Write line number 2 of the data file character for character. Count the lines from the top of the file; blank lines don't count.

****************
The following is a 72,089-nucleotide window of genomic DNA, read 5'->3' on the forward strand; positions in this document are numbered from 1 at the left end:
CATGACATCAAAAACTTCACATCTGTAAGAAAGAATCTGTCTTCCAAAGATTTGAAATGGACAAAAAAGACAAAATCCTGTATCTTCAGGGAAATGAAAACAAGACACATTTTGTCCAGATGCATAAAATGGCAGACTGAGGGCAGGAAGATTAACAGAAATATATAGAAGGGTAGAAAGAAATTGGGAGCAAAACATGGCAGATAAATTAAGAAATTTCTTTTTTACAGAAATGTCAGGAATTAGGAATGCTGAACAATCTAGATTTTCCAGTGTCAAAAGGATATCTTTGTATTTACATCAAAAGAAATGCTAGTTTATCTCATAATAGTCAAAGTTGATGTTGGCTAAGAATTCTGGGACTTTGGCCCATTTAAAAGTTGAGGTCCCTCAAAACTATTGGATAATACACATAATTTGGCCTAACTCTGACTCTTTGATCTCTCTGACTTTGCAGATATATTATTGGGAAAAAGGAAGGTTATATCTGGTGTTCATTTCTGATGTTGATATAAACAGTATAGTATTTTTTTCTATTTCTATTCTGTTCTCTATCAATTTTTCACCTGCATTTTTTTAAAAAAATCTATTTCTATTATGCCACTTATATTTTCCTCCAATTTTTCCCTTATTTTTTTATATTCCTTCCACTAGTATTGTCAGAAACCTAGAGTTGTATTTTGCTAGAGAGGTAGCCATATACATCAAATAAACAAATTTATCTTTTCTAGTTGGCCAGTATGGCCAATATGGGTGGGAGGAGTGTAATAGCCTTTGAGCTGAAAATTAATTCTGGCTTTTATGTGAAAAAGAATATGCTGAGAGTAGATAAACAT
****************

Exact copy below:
CATGACATCAAAAACTTCACATCTGTAAGAAAGAATCTGTCTTCCAAAGATTTGAAATGGACAAAAAAGACAAAATCCTGTATCTTCAGGGAAATGAAAACAAGACACATTTTGTCCAGATGCATAAAATGGCAGACTGAGGGCAGGAAGATTAACAGAAATATATAGAAGGGTAGAAAGAAATTGGGAGCAAAACATGGCAGATAAATTAAGAAATTTCTTTTTTACAGAAATGTCAGGAATTAGGAATGCTGAACAATCTAGATTTTCCAGTGTCAAAAGGATATCTTTGTATTTACATCAAAAGAAATGCTAGTTTATCTCATAATAGTCAAAGTTGATGTTGGCTAAGAATTCTGGGACTTTGGCCCATTTAAAAGTTGAGGTCCCTCAAAACTATTGGATAATACACATAATTTGGCCTAACTCTGACTCTTTGATCTCTCTGACTTTGCAGATATATTATTGGGAAAAAGGAAGGTTATATCTGGTGTTCATTTCTGATGTTGATATAAACAGTATAGTATTTTTTTCTATTTCTATTCTGTTCTCTATCAATTTTTCACCTGCATTTTTTTAAAAAAATCTATTTCTATTATGCCACTTATATTTTCCTCCAATTTTTCCCTTATTTTTTTATATTCCTTCCACTAGTATTGTCAGAAACCTAGAGTTGTATTTTGCTAGAGAGGTAGCCATATACATCAAATAAACAAATTTATCTTTTCTAGTTGGCCAGTATGGCCAATATGGGTGGGAGGAGTGTAATAGCCTTTGAGCTGAAAATTAATTCTGGCTTTTATGTGAAAAAGAATATGCTGAGAGTAGATAAACAT